When leaves, lawn clippings, animal wastes, fertilizers, and soil are picked up by storm water runoff and are carried directly to our local lakes and streams, they provide the lakes with excess phosphorus. This excess phosphorus causes increased algae growth. Algae are small green plants that live in lakes and streams. Increased algae growth is observed as green algae blooms or scums on lakes. Too much algae is harmful to a lake system. It blocks sunlight and prevents other plants from growing. When it dies and decays, it also takes much needed oxygen away from fish. Limiting phosphorus reduces algae blooms.
Leaves and lawn clippings are a major source of phosphorus. When they are swept or washed into the nearest street or storm sewer, they end up in your local lake or stream. Keeping your leaves and lawn clippings out of the streets and gutters will have significant benefits for your local lake or stream.
A soil test will tell you how much-if any-fertilizer your lawn needs. Excess fertilizer may harm your lawn or pollute surface water. Fertilizer applied to your streets or sidewalks will get into the nearest lake or stream. Phosphorus from fertilizers can cause algae blooms. Use only low-phosphorus or phosphorus-free fertilizers.
When soil is left bare, rainwater will run quickly over it. The moving water picks up soil particles. These soil particles have phosphorus attached to them. Some soils are high in phosphorus and are another source of phosphorus in storm water runoff. The soil in storm water runoff will end up in your local lake or stream and contribute to algae growth.
While adding solar will definitely lower your electric bill, the initial cost may be cost prohibitive to many customers. One has to ask themselves the following questions: 1) Have I considered the initial cost? 2) Have I considered the cost for the upkeep of the system? 3) Has the technology slowed to the point that the panels aren’t getting more efficient? 4)Are my numbers correct for my cost payback analysis, and what if my power provider changes their rate structure? 5)Have I done everything I already can to lower my electric bill (change bulbs to LED, service my appliances, etc.)?
We applaud all customers who want to lower their carbon footprint and green power will certainly help. Make sure to check out the programs that are offered by your power provider. AMU offers all customers the ability to choose how much green power they want to purchase from us. By paying extra for the green power you can designate whether part or all of your power is through renewables and you won’t have the costs associated with upkeep of your system.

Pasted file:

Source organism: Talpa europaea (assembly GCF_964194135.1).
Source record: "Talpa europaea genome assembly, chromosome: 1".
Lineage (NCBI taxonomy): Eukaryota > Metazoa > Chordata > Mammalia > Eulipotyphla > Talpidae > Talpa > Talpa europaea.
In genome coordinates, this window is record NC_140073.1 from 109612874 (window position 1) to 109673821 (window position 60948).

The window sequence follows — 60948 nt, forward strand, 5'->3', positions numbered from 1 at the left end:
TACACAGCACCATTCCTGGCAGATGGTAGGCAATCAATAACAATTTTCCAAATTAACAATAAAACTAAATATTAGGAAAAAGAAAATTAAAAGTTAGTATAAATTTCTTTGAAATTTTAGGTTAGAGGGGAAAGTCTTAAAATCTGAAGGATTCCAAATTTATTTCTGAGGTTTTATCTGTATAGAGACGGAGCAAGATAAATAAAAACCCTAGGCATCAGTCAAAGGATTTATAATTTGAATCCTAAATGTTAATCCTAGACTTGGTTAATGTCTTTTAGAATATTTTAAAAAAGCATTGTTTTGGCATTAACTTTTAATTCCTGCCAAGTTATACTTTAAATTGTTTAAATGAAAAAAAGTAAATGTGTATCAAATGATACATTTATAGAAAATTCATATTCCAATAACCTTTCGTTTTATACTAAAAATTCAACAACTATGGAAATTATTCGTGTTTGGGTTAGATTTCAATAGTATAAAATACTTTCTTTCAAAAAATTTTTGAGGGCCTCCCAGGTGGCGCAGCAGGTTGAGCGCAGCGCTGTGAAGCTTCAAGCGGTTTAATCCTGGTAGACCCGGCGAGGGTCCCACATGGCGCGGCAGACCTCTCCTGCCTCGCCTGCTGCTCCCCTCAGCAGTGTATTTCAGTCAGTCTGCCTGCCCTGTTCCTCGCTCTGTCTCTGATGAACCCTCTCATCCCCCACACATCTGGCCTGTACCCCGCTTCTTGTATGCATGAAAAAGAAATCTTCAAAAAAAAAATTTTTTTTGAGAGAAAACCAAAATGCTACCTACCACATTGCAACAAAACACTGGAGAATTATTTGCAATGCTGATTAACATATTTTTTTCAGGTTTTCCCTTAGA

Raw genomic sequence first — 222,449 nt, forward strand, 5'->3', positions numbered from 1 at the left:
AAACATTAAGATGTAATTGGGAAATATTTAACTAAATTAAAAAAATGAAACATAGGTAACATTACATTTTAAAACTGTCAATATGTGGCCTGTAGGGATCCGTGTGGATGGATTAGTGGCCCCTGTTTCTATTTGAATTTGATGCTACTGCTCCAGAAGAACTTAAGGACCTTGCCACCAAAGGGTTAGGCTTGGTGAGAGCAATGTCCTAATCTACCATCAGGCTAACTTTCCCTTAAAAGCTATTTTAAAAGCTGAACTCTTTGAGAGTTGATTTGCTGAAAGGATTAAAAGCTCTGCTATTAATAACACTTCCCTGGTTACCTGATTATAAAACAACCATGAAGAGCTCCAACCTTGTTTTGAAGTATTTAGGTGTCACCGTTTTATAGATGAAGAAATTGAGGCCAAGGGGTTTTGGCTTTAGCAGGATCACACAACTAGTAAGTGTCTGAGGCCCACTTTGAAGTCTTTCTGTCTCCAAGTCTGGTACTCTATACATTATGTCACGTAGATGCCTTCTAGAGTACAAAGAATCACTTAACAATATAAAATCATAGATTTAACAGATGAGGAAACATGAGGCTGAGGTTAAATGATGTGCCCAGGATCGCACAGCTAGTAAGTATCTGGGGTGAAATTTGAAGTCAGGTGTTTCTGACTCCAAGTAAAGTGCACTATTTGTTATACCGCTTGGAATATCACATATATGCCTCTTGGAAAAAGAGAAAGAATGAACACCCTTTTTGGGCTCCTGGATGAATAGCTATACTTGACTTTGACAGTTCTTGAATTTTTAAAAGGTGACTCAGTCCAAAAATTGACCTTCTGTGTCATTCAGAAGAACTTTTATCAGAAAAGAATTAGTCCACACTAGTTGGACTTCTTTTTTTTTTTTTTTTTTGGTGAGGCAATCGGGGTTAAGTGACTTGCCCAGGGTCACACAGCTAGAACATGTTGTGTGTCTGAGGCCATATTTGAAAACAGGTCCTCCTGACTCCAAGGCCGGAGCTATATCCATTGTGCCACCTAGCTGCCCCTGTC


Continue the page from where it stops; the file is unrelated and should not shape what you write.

Not at this time. All power providers must supply 25% of their power through renewable resources by the year 2025. AMU, along with a number of other Public Power providers in the area, already deliver more renewable power than the 25% required by the legislation. In our opinion it is more cost effective to have a collaborative purchase power agreement with other Public Power providers so that we are better able to maintain the integrity of the Nation’s electrical grid.
There are seven questions we recommend you ask:
To officially start the process, view the "Steps to Start the Process" under "Purchasing Solar Panels" on the Solar Power Page of our website.
View the Distributed Generation Policy (PDF) about adding solar panels to your home or business. There is a lot of information for several options. The Process Overview is a great place to start on page 4. Take a moment to go through and learn more about timelines, cost, insurance requirements, approval processes, codes and compliance, inspection and more.
Our Current Utility Billing Rates are posted in our Utility Billing Center on our website and found on our Utility Rate Sheet (PDF). The distributed energy rate is the "Parallel Distribution" rate. Current meters installed are bi-directional, therefore the monthly "Fixed Charge" is the minimum monthly payment. For an additional production meter, one can be provided by AMU for a $40.00 fee, but this is not required, and per request only.
Application fees and other incurred expenses such as permits and inspections will depend on the Solar Option that is selected and the jurisdiction where installation would take place. See "Purchasing Solar Panels" on our Solar Power page of our website for details.
Yes. However, at times you will see the windmill not spinning because of required maintenance or too much or too little wind. The wind speed needs to reach 12 miles per hour for the generator to engage, produce power, and spin the blades.
The turbine operating functions are monitored remotely at Avant Energy’s Minneapolis office. As issues arise, they are handled either by sending a signal to a controller to change an operating function or by dispatching a maintenance service provider to the turbine to correct the problem.
Yes, heat elements and fluids were installed and designed to work down to 30 degrees below zero. If ice develops on the blades, Avant Energy may elect not to run the turbine.
Under normal operation, it should not make noise. However, if a spoiler does not retract, it can cause a loud noise. The noise will persist until Avant Energy is aware of the problem. Avant Energy is considering establishing a fault notice and/or alarm, should a spoiler not retract, which would be sent to the Minneapolis office. Learn more on the Minnesota Municipal Power Agency (MMPA) Website.